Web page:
Less important than "will it appeal to teens?" is "will it appeal to teens online?' Internet noise is now one of the most significant drivers of content for the chattering classes.

    Herein lies the strange contradiction: Sure, A&Ring has been democratized across the board; anyone can "discover" an artist by blogging about them first, leading to a viral falling-dominoes effect and kick-starting a major-label career. But what interests those dominoes—the Tumblr rebloggers, the music critics, the magazine editors—isn't necessarily what interests the wider public.

    For years, what music writers have covered and what's been popular with music fans has diverged significantly. Now the pool of writers (or rebloggers, at any rate) is expanding, but it remains non-representative of the wider world. We end up with rap artists who would have only been critical darlings less than half a decade ago receiving all kinds of hype and attention.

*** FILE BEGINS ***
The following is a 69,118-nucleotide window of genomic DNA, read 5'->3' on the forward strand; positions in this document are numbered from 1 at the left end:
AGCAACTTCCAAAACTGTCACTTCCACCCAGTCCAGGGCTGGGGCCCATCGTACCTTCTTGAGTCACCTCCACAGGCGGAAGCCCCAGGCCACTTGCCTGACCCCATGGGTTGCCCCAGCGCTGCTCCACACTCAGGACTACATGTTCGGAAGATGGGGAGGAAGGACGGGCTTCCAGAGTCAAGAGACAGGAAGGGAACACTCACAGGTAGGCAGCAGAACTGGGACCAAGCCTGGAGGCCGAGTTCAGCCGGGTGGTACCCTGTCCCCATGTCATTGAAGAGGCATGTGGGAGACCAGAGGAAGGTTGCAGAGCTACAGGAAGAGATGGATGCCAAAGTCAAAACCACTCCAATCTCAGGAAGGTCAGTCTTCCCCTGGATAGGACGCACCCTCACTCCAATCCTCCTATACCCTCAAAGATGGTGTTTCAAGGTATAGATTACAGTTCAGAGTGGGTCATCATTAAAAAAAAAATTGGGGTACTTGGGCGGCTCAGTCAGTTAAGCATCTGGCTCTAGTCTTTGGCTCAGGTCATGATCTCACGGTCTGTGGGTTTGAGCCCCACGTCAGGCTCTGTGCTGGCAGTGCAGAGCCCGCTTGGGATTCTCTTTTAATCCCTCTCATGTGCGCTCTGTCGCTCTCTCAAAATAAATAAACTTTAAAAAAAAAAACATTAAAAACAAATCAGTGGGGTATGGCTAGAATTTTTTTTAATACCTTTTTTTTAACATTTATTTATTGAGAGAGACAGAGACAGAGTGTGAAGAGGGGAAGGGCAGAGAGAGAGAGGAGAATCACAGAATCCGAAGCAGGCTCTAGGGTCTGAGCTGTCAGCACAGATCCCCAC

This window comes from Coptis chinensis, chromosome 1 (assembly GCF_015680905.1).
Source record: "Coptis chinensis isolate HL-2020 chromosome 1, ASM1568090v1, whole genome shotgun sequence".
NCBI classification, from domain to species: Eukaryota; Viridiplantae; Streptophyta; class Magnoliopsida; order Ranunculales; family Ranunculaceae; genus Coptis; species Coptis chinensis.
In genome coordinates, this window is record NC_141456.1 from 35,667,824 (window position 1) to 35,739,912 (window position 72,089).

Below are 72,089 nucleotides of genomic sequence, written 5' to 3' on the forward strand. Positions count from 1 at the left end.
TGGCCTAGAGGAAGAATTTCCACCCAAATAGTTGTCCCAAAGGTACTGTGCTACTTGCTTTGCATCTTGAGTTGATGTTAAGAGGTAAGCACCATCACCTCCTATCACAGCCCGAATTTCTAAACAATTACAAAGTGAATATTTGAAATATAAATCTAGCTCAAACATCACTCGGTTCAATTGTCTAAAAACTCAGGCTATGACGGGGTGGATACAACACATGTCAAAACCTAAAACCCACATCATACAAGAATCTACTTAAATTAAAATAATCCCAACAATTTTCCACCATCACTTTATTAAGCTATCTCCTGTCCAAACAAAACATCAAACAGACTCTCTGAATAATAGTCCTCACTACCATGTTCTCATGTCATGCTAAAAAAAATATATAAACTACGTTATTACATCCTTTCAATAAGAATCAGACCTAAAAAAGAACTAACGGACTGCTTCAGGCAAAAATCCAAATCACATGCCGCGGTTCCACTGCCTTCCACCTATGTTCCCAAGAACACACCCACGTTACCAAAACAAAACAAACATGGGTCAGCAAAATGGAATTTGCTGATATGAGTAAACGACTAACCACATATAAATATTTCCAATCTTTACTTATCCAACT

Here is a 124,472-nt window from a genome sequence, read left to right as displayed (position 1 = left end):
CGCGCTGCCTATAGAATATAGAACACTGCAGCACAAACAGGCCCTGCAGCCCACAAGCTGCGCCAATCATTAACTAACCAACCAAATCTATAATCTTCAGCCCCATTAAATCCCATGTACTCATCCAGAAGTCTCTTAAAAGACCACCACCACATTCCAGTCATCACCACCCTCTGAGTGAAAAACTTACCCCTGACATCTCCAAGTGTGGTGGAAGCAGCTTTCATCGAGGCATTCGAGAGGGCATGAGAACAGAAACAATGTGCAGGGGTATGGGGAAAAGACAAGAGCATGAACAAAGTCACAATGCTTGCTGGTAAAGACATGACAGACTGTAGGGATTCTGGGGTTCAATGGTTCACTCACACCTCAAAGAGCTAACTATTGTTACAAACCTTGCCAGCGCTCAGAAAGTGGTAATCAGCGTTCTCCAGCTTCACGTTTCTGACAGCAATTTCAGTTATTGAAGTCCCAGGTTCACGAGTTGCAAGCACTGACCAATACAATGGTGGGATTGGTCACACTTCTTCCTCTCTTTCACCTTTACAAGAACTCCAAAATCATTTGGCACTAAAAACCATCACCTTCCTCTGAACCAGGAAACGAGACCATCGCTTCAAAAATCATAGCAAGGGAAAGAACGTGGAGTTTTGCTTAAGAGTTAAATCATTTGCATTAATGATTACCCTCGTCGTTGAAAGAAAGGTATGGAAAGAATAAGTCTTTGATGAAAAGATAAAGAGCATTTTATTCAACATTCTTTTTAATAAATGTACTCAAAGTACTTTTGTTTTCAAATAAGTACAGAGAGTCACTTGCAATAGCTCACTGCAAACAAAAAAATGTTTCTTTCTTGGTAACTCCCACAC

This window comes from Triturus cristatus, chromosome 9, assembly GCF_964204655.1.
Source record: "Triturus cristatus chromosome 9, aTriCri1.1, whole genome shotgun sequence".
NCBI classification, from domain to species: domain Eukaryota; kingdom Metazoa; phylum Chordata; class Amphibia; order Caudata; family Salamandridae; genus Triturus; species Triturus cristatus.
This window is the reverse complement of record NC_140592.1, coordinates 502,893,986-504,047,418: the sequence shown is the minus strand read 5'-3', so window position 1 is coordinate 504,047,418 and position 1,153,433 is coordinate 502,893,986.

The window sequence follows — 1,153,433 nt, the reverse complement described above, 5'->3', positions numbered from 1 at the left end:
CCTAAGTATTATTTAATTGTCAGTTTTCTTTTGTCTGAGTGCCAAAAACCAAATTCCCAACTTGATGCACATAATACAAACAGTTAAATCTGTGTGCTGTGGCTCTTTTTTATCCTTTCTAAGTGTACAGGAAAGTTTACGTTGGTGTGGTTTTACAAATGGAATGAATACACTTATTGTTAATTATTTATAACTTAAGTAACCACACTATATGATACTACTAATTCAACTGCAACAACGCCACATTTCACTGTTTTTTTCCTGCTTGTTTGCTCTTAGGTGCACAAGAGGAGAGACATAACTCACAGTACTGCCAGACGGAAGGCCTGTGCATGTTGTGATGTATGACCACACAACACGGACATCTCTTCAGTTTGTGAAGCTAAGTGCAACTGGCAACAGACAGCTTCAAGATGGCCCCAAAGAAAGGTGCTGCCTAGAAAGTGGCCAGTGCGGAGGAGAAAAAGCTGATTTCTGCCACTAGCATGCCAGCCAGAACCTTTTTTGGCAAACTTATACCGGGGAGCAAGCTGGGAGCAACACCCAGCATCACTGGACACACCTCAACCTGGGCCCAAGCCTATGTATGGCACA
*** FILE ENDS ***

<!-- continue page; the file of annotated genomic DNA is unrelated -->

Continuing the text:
13. One of your favorite rappers is probably secretly gay.



    We mean, odds are. And if you have a problem with that, you're a fool.





    14. Rap's popularity has declined significantly in mainstream America.



    If you came of age in the late '90s or early 2000s, you might remember the new Golden Age of commercial hip-hop. At the time, many rap heads were unhappy with how the music was changing, but for most of America, it was the genre's coming-out party, the moment when the true national might of the hip-hop generation conquered the pop charts. Rappers from New York to Miami, Atlanta to Los Angeles, New Orleans to St. Louis were all staging a full-on assault on popular music.